Pocahontas and the Powhatan Dilemma

by Camilla Townsend

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Last Updated September 5, 2023.

Camilla Townsend's Pocahontas and the Powhatan Dilemma (2005) is both a biography of Pocahontas and a history of the colonizing of Virginia in the early seventeenth century from a Native American viewpoint. The principal characters are Pocahontas herself, her father, Powhatan and John Smith.


Pocahontas is portrayed as a highly intelligent girl. She is not only well aware of the disadvantages faced by her people when dealing with European colonists but prepared to go to great personal lengths to overcome them. Townsend points out that her character and story was romanticized long before Disney turned her life into a movie. Indeed, John Smith's account of their interactions may well consist mainly of fiction or misunderstanding. We even get her name wrong: her real name is Amonute, though she was known by several different tribal designations. Her distinguishing features are courage, intelligence, and loyalty to her tribe. If she did rescue John Smith, Townsend argues this was more likely to be a ploy to gain the Englishman's goodwill than a sign of infatuation. Similarly, her conversion to Christianity and her marriage to John Rolfe were not the acts of a savage filled with admiration for European culture, but those of a diplomat building bridges between great civilizations.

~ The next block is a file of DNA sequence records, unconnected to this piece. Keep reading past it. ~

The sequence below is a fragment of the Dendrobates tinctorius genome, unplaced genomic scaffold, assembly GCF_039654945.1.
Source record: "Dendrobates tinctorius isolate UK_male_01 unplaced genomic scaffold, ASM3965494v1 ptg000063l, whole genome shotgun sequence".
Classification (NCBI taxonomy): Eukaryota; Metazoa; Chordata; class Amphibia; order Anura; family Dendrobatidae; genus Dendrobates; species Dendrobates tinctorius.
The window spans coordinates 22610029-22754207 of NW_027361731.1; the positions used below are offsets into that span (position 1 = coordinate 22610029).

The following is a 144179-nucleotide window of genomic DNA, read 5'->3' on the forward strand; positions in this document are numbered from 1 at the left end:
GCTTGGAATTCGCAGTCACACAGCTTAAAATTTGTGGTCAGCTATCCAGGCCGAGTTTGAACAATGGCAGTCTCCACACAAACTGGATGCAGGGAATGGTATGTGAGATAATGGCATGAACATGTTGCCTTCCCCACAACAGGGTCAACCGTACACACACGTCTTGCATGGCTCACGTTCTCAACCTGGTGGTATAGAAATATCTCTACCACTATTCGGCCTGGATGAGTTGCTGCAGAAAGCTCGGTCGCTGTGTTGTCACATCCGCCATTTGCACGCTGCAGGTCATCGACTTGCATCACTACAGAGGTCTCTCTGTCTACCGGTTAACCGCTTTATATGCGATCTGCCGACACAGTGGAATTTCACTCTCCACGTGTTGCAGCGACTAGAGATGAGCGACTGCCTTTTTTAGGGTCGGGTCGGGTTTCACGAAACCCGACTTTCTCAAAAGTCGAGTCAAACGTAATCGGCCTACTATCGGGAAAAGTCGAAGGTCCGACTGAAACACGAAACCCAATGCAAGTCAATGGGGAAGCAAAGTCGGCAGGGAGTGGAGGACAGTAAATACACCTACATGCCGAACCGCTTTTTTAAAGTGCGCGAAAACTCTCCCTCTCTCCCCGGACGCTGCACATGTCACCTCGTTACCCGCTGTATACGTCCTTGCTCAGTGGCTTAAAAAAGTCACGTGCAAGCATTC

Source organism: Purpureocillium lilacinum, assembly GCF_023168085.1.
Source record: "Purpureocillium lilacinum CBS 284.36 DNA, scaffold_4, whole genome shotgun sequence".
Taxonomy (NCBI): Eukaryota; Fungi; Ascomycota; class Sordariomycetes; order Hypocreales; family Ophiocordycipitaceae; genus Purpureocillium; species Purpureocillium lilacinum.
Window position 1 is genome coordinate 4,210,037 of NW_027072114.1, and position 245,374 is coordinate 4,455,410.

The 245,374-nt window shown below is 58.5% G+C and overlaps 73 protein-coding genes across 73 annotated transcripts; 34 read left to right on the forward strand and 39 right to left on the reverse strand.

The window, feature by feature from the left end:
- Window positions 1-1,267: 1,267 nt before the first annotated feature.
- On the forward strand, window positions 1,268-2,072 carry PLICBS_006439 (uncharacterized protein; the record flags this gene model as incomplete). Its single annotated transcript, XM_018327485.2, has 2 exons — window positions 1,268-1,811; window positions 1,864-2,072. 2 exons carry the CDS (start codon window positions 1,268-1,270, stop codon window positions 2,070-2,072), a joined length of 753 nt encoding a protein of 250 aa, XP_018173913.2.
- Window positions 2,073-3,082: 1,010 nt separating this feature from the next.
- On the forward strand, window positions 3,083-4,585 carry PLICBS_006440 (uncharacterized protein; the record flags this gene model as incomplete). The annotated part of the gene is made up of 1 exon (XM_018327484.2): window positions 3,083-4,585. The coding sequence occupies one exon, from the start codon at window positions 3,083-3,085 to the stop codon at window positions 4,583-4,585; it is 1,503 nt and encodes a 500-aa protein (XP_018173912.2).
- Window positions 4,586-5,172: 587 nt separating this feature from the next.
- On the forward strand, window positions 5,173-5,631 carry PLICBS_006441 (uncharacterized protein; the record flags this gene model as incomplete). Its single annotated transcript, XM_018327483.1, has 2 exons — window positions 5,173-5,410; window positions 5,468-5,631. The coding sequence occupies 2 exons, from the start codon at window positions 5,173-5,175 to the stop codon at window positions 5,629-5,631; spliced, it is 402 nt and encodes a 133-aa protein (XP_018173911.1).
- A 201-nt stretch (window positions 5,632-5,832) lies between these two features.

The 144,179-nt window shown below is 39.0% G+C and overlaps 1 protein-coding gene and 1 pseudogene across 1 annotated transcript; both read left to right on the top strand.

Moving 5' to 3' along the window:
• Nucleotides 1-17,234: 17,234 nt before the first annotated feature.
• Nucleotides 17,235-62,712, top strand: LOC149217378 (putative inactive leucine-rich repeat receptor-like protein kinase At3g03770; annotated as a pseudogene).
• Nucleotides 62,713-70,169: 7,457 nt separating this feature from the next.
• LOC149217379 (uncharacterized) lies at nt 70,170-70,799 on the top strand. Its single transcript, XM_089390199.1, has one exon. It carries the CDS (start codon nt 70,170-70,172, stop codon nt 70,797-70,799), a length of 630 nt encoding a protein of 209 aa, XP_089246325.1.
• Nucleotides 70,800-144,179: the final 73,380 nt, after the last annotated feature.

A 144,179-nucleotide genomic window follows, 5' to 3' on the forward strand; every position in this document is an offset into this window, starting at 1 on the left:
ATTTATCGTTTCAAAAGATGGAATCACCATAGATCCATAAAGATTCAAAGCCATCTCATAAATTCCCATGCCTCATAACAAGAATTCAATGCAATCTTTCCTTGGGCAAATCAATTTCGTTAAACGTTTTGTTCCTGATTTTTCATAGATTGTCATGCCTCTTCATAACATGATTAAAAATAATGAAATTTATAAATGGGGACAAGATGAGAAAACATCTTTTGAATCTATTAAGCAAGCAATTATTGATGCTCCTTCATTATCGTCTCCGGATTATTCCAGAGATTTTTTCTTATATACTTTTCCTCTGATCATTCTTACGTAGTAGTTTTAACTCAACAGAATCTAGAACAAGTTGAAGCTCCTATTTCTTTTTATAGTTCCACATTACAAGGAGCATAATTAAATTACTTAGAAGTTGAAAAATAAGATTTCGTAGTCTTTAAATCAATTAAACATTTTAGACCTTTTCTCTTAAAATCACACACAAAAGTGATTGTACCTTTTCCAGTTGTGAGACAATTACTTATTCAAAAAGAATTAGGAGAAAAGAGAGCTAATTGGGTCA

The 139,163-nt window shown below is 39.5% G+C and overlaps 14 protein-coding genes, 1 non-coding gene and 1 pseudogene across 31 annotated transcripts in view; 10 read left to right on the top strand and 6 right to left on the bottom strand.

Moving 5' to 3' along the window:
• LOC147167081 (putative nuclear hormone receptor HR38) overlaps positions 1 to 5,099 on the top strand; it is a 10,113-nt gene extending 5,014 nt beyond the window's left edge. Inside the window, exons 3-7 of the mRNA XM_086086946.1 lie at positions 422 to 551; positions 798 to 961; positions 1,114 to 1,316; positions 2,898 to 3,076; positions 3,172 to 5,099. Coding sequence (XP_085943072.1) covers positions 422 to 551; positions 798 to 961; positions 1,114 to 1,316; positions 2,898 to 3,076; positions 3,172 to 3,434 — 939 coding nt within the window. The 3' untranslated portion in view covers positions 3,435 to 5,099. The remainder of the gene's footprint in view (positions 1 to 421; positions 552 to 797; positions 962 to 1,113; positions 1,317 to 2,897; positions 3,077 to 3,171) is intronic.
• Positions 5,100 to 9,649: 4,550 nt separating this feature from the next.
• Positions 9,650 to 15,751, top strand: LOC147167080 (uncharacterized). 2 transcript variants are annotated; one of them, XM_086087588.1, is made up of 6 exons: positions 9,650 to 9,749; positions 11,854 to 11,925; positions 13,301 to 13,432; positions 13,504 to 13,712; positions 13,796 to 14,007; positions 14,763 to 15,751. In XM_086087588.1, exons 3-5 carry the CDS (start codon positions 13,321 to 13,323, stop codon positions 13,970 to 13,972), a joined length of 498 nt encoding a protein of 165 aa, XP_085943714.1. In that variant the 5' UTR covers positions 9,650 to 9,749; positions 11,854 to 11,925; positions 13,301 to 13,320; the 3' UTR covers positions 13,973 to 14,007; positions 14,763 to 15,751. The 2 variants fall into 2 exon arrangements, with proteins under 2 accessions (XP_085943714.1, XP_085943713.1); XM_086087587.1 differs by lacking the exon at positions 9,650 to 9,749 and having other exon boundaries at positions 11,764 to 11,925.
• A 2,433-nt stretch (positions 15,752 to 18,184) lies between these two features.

Powhatan is described in similar terms as a heroic leader and wily diplomat who understood the English well and had much in common with them. He is devoted to the welfare of the Algonquian people and follows what was probably the optimum course of action, given the circumstances. At no point is he ever duped by Smith and his company, and Powhatan uses his daughter Pocahontas as something between a diplomat and a spy. Powhatan realized that the English and the Spanish had the same colonial ambitions and—wisely—trusted neither.

John Smith

John Smith is a braggart and a fantasist but also has a peculiar innocence, particularly when he and Pocahontas study each other's languages. He may have lied about her rescuing him, but it is also possible that he misinterpreted a tribal ritual and believed he was telling the truth in his account. At any rate, he seems to have tried to deceive himself nearly as much as he attempted to fool anyone else. Townsend concludes that John Smith and other European storytellers "subverted her [Pocahontas's] life to satisfy their own need to believe that the Indians loved and admired them (or their cultural forebears), without resentments, without guile.”

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